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Donkey Derby

by | 10th, October 2005

‘YOU’D have thought Blackpool had enough donkeys on the beach without the Conservatives feeling the need to bring along their own for the party’s annual conference.

But all the Tory big beasts of burden were gathered in the resort for the party’s group chat.

But it wasn’t what was said that interested the papers so much who was saying it the papers viewed the entire thing as part of the party’s wider leadership contest.

The Telegraph looked at the runners and boiled this five donkey race into a straight contest between Kenneth Clarke (long ears, likes to be petted) and David Davies (broad back and unlikely to bolt). The rest – Liam Fox, David Cameron and Sir Malcolm Rifkind were so much glue.

But if Clarke was Davis’s main threat in the Telegraph, the Times spent lots of time listening to Cameron.

As the Times reported, Cameron said that he was a “modern, compassionate Conservative”. He noted that Davis had moved to occupy the touchy-feely ground, and thought we should be wary. “If you like Coke, get the real thing,” advised Cameron. Or else get Kate Moss to support your campaign.

But Davis wanted something a little stronger. “I’m Mr Heineken,” said he. “I mean it when I say Heineken because what I want to do is [have] a Tory party that reaches the parts of Britain it never reached before.”

But whatever the merit and flaws of either brew, the combined effect was to cause a sense of unease in the stomach.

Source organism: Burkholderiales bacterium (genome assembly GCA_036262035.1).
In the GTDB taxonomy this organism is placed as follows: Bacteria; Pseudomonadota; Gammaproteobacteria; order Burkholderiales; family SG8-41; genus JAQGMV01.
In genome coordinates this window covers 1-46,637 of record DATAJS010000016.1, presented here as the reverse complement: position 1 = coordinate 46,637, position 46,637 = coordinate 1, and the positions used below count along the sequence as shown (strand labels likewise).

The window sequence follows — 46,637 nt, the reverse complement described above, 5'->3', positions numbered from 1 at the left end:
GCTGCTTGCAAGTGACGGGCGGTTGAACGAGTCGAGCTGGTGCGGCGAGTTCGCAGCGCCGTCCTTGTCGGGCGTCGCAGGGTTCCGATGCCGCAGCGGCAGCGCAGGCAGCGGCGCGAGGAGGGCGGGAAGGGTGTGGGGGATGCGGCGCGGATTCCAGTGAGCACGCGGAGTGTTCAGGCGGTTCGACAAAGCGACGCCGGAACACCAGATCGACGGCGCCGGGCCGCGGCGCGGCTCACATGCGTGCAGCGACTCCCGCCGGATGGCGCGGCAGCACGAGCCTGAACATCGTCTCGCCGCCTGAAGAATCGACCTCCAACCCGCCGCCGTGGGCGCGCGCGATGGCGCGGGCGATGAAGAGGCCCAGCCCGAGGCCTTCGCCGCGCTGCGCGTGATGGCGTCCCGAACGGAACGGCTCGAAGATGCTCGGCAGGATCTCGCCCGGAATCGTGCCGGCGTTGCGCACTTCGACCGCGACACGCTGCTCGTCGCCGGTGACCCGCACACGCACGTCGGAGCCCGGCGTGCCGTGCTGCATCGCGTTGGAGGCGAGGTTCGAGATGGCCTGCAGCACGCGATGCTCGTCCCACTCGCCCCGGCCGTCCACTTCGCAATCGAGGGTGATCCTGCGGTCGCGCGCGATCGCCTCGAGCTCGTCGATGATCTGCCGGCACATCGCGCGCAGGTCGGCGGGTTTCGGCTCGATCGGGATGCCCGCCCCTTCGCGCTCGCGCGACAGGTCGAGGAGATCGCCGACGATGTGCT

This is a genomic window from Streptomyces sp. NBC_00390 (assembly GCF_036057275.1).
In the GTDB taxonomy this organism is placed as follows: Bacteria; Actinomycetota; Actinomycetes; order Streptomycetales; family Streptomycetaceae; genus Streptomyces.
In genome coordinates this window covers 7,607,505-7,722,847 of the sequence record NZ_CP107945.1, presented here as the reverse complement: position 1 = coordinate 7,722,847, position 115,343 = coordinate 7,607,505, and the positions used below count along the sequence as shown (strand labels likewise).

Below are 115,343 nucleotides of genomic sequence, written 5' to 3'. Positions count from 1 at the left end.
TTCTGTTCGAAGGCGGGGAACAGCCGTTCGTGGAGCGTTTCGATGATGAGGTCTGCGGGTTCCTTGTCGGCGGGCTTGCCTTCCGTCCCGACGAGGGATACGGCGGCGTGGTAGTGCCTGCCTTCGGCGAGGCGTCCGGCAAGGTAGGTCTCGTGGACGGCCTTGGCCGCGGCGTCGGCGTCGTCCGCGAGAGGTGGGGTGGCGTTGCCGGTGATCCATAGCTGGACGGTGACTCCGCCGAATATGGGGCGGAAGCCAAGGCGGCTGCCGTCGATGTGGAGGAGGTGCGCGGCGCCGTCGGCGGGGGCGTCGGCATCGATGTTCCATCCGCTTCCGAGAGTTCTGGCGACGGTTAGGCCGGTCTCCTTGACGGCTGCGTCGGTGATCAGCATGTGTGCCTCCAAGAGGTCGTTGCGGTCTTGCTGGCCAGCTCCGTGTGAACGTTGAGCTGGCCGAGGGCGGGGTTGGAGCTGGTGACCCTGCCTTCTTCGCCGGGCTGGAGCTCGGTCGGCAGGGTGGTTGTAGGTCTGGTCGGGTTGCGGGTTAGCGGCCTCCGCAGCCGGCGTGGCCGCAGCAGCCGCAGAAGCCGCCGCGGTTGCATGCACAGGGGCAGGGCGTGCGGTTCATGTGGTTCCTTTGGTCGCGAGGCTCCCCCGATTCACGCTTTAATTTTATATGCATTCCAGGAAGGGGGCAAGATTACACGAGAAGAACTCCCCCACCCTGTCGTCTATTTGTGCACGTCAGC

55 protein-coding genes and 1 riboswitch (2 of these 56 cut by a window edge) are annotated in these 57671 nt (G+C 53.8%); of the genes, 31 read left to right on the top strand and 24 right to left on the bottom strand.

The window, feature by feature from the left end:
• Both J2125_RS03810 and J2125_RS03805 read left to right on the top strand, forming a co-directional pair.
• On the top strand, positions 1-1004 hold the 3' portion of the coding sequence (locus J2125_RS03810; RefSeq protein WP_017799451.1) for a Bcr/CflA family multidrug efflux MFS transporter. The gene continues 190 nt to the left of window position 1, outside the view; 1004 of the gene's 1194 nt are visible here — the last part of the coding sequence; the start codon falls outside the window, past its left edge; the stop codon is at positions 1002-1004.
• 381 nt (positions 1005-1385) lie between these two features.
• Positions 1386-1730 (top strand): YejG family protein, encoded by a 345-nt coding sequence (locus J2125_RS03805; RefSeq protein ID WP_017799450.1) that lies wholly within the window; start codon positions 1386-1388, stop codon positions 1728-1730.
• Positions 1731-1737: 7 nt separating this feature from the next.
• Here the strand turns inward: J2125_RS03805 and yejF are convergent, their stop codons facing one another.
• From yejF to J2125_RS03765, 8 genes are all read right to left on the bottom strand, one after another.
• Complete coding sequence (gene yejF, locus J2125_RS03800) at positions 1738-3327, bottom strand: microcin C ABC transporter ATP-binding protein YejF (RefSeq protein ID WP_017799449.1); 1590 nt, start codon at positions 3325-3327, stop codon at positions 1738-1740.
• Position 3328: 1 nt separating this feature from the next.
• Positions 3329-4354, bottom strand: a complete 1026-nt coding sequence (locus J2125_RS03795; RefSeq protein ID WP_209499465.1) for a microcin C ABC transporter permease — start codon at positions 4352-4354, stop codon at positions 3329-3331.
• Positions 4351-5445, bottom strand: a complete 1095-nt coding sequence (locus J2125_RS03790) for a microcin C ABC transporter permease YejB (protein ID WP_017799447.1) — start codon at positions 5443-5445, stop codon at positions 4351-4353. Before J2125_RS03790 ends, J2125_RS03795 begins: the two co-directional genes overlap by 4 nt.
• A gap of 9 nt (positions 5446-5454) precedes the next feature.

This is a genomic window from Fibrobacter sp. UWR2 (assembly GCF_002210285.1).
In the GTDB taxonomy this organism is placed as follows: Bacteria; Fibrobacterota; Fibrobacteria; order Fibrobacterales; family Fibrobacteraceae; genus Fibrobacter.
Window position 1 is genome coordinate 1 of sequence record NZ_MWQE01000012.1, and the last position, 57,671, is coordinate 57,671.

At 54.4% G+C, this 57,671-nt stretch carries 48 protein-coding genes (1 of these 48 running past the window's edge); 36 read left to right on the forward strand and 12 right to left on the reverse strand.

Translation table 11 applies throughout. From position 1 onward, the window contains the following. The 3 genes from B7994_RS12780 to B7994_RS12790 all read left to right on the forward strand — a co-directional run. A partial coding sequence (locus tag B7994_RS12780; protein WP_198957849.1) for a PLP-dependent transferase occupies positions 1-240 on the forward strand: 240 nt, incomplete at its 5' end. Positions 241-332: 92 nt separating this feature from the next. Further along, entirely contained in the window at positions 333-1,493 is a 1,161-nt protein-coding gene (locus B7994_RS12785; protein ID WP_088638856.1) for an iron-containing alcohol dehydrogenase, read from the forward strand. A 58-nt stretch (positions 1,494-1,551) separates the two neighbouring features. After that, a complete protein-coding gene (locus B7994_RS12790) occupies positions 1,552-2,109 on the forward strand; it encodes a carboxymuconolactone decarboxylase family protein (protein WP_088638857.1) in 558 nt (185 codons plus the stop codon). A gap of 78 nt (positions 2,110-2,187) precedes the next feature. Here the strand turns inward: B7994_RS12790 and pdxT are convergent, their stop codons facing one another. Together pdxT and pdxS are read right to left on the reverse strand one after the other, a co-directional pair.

Perhaps best to stick with the carrot juice. Or look again at the drinks menu. And on Tuesday, we supped from Malcolm Rifkind’s tankard.

The Telegraph said that after Rifkind’s speech to conference, the Tory leadership contender was given a 60-second standing ovation which reached 93.5 decibels (a level somewhere between the noise made by a food blender and a rubbish truck).

Well done to him on successfully delivering his message of One Nation Conservatism. Getting the ageing Tory faithful to their feet is no small thing; keeping them there unaided is an achievement an evangelical preacher and a team of medics would have been proud to have performed.

(Cynics will doubtless point out that Iain Duncan Smith, in his speech to conference the last time the Tories were in Blackpool, took 17 standing ovations, even if his own decibel level was around the 6.1 mark.)

But on Wednesday everything had changed. Though not dressed in a hoodie and body-popping, David Cameron, 38, promised to bring back young voters to the Tory party. He wanted the Tories to be “comfortable with modern Britain”. Cameron vowed to deliver a happy slap to the face of British politics.

The audience lapped it up. The elderly delegates in the conference hall applauded as wildly as their doctors’ advice allowed. The younger delegates dreamt of glory under a young, sprightly leader.

Francis Maude, the party chairman the man who in 2001 ran Michael Portillo’s failed Tory leadership election campaign with its modernisation mantra – wondered if Crawley Woman, the voter he’d identified as the one the Tories must seduce if they are ever to form a Government, would back the young buck.

Was Cameron the special one? Was he the Tories’ answer to Tony Blair? By Thursday, we were wondering whether we should start calling him Dave?

Luckily, we didn’t have to think at all. The Times had invited a loose assortment of Tories to chew over the evidence and give their verdicts on what occurred at conference each day.

And to keep things simple Cameron was given a score. He got 7.5 out of ten. That’s far from perfect, but better by 0.5 of a point than gregarious old Kenneth Clarke.

It was neat and clever stuff. Politics has already been reduced to sound-bites, so why not distil those lengthy and dull speeches a bit more and just given them scores out of ten?

“Martin Luther

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Posted: 10th, October 2005 | In: Broadsheets Comment | Follow the Comments on our RSS feed: RSS 2.0 | TrackBack | Permalink